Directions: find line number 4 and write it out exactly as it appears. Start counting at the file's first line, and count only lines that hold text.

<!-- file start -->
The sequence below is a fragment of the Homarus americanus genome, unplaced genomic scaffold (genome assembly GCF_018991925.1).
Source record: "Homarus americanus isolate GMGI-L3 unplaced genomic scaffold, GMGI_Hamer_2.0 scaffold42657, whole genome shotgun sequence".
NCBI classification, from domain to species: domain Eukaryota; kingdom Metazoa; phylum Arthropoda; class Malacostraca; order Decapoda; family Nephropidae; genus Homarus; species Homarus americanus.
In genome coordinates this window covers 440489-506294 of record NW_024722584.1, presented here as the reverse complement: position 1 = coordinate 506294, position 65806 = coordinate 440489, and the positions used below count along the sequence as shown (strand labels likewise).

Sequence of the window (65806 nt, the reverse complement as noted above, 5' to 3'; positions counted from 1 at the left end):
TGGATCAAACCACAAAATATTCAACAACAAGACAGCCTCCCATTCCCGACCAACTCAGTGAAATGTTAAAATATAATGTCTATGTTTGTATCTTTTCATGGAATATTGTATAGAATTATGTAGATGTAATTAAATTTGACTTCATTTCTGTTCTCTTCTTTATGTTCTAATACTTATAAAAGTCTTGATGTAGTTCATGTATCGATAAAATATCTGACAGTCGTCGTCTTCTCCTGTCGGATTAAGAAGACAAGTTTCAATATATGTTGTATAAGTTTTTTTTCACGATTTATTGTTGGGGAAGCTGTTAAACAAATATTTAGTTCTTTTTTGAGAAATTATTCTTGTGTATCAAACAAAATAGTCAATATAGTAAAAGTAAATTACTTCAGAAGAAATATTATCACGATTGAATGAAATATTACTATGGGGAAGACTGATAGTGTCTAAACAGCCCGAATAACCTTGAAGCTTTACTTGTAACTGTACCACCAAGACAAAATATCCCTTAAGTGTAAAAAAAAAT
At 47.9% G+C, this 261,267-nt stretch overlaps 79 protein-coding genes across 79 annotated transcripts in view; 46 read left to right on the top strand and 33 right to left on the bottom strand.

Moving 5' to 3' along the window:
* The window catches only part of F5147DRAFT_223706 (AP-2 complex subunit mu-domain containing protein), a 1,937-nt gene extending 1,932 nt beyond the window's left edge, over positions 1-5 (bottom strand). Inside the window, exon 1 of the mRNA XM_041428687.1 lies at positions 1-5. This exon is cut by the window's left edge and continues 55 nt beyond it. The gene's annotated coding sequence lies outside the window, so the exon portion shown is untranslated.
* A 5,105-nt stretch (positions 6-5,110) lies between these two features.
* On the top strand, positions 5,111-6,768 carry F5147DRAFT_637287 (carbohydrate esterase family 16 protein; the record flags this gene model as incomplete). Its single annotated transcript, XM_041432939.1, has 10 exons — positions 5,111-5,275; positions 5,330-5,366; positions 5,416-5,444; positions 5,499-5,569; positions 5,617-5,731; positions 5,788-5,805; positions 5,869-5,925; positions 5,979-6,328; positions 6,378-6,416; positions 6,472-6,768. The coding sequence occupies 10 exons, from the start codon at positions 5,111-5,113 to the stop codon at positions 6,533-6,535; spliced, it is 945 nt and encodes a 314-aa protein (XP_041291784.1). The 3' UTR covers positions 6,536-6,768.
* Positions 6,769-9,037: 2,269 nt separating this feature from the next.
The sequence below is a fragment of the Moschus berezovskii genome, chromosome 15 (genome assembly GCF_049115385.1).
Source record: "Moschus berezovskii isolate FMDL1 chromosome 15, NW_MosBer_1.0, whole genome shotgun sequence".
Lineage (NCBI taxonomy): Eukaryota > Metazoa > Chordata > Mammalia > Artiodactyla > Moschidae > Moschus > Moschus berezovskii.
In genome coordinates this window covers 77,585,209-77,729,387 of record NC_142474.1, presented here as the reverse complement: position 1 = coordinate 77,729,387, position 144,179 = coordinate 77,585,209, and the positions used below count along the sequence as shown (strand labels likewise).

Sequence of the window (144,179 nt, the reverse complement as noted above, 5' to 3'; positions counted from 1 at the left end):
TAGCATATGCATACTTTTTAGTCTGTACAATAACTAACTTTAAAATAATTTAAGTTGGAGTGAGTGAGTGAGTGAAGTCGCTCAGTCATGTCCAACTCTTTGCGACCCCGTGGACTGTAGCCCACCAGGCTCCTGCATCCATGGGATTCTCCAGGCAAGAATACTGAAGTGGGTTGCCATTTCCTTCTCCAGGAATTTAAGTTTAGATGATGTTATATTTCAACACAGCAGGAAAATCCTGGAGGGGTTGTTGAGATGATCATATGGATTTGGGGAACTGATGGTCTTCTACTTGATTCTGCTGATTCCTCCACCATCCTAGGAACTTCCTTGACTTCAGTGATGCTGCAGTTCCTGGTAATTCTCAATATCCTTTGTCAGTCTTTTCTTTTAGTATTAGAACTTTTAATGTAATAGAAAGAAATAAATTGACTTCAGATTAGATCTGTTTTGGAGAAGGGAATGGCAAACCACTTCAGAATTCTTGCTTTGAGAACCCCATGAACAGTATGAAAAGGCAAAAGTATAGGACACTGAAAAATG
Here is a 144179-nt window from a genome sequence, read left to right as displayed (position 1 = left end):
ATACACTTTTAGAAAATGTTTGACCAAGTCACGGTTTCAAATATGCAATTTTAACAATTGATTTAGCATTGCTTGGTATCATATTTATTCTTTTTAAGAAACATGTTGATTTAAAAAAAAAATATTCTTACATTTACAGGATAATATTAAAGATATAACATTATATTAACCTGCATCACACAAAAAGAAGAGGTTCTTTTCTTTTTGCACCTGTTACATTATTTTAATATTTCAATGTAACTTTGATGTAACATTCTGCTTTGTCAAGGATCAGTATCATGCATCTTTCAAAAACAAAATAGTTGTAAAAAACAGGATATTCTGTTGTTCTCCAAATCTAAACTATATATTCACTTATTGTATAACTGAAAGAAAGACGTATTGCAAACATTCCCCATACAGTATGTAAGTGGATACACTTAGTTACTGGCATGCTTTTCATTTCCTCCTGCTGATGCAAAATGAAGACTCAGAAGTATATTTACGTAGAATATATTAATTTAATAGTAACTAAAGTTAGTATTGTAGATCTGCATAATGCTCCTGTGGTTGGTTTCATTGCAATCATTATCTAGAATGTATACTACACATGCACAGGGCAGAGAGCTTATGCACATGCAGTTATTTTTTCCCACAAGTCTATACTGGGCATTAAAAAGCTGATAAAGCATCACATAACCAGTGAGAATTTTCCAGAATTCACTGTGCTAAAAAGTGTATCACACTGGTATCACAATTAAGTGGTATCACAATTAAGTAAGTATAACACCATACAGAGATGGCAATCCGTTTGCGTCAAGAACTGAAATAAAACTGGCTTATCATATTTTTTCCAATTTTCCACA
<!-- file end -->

In genome coordinates this window covers 440489-506294 of record NW_024722584.1, presented here as the reverse complement: position 1 = coordinate 506294, position 65806 = coordinate 440489, and the positions used below count along the sequence as shown (strand labels likewise).